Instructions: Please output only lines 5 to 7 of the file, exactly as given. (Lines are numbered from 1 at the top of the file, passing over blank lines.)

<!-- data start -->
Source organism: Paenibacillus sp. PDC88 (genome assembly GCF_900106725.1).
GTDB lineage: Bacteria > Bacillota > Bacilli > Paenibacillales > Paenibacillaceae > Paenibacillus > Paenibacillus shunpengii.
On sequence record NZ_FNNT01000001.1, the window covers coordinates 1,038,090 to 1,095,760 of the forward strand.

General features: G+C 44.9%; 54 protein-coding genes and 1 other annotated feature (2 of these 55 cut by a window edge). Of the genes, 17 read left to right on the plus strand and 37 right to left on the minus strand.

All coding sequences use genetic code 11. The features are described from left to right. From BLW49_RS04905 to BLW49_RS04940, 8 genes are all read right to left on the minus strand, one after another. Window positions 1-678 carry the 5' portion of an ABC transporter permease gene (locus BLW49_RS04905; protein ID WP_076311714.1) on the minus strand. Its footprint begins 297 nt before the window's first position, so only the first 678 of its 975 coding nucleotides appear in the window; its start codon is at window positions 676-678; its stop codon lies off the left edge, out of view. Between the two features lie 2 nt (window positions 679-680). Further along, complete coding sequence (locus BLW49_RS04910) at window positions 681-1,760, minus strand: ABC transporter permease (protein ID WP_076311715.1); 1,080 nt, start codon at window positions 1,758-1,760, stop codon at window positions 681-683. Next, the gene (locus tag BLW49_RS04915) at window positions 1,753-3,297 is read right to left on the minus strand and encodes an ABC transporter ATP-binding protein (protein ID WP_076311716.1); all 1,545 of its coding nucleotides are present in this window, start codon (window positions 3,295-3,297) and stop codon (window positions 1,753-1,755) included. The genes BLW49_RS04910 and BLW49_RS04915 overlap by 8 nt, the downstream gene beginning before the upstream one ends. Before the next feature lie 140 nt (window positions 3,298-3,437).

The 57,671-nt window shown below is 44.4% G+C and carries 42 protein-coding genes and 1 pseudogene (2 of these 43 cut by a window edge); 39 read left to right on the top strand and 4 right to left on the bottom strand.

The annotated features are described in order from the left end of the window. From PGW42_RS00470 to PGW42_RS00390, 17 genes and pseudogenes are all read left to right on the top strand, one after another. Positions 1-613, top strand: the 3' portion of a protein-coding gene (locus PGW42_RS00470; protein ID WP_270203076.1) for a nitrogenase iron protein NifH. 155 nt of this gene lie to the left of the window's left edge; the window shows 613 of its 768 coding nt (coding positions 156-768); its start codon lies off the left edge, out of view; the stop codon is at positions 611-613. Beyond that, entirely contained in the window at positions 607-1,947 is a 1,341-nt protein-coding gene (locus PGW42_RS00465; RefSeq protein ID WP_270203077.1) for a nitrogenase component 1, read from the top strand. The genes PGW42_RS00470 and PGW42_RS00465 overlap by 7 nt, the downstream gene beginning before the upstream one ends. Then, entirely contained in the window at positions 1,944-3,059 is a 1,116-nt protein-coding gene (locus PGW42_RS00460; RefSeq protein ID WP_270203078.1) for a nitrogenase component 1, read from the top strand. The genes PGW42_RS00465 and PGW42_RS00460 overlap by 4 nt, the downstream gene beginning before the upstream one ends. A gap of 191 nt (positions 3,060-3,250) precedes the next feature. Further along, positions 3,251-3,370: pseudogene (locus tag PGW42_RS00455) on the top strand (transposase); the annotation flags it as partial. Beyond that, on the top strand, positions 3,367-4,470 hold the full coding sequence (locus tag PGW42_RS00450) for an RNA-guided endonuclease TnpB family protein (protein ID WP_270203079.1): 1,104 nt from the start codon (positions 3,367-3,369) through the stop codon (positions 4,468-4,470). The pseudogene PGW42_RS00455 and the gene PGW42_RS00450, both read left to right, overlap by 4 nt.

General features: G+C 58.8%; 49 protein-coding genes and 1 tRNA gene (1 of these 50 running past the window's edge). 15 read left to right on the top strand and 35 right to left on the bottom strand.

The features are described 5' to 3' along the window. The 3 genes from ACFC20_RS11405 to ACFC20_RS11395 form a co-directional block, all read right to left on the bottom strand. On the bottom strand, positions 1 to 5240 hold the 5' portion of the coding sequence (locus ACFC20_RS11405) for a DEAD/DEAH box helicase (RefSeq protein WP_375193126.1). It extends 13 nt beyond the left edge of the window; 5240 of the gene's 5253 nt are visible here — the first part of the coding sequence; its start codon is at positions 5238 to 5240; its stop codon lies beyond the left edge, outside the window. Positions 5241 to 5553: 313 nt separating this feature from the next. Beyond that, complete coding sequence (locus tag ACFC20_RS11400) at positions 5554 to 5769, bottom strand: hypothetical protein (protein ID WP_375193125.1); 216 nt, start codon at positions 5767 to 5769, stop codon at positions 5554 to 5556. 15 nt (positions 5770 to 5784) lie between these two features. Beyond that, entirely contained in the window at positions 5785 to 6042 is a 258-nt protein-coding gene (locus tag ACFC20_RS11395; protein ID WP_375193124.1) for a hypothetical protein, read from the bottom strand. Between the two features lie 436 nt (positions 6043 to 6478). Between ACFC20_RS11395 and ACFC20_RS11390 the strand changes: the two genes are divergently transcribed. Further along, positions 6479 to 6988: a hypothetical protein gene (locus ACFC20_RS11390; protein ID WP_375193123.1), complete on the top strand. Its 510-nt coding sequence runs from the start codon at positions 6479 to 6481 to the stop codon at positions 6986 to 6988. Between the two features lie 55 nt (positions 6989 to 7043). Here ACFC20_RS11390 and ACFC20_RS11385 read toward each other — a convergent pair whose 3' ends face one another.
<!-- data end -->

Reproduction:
All coding sequences use genetic code 11. The features are described from left to right. From BLW49_RS04905 to BLW49_RS04940, 8 genes are all read right to left on the minus strand, one after another. Window positions 1-678 carry the 5' portion of an ABC transporter permease gene (locus BLW49_RS04905; protein ID WP_076311714.1) on the minus strand. Its footprint begins 297 nt before the window's first position, so only the first 678 of its 975 coding nucleotides appear in the window; its start codon is at window positions 676-678; its stop codon lies off the left edge, out of view. Between the two features lie 2 nt (window positions 679-680). Further along, complete coding sequence (locus BLW49_RS04910) at window positions 681-1,760, minus strand: ABC transporter permease (protein ID WP_076311715.1); 1,080 nt, start codon at window positions 1,758-1,760, stop codon at window positions 681-683. Next, the gene (locus tag BLW49_RS04915) at window positions 1,753-3,297 is read right to left on the minus strand and encodes an ABC transporter ATP-binding protein (protein ID WP_076311716.1); all 1,545 of its coding nucleotides are present in this window, start codon (window positions 3,295-3,297) and stop codon (window positions 1,753-1,755) included. The genes BLW49_RS04910 and BLW49_RS04915 overlap by 8 nt, the downstream gene beginning before the upstream one ends. Before the next feature lie 140 nt (window positions 3,298-3,437).

The 57,671-nt window shown below is 44.4% G+C and carries 42 protein-coding genes and 1 pseudogene (2 of these 43 cut by a window edge); 39 read left to right on the top strand and 4 right to left on the bottom strand.

The annotated features are described in order from the left end of the window. From PGW42_RS00470 to PGW42_RS00390, 17 genes and pseudogenes are all read left to right on the top strand, one after another. Positions 1-613, top strand: the 3' portion of a protein-coding gene (locus PGW42_RS00470; protein ID WP_270203076.1) for a nitrogenase iron protein NifH. 155 nt of this gene lie to the left of the window's left edge; the window shows 613 of its 768 coding nt (coding positions 156-768); its start codon lies off the left edge, out of view; the stop codon is at positions 611-613. Beyond that, entirely contained in the window at positions 607-1,947 is a 1,341-nt protein-coding gene (locus PGW42_RS00465; RefSeq protein ID WP_270203077.1) for a nitrogenase component 1, read from the top strand. The genes PGW42_RS00470 and PGW42_RS00465 overlap by 7 nt, the downstream gene beginning before the upstream one ends. Then, entirely contained in the window at positions 1,944-3,059 is a 1,116-nt protein-coding gene (locus PGW42_RS00460; RefSeq protein ID WP_270203078.1) for a nitrogenase component 1, read from the top strand. The genes PGW42_RS00465 and PGW42_RS00460 overlap by 4 nt, the downstream gene beginning before the upstream one ends. A gap of 191 nt (positions 3,060-3,250) precedes the next feature. Further along, positions 3,251-3,370: pseudogene (locus tag PGW42_RS00455) on the top strand (transposase); the annotation flags it as partial. Beyond that, on the top strand, positions 3,367-4,470 hold the full coding sequence (locus tag PGW42_RS00450) for an RNA-guided endonuclease TnpB family protein (protein ID WP_270203079.1): 1,104 nt from the start codon (positions 3,367-3,369) through the stop codon (positions 4,468-4,470). The pseudogene PGW42_RS00455 and the gene PGW42_RS00450, both read left to right, overlap by 4 nt.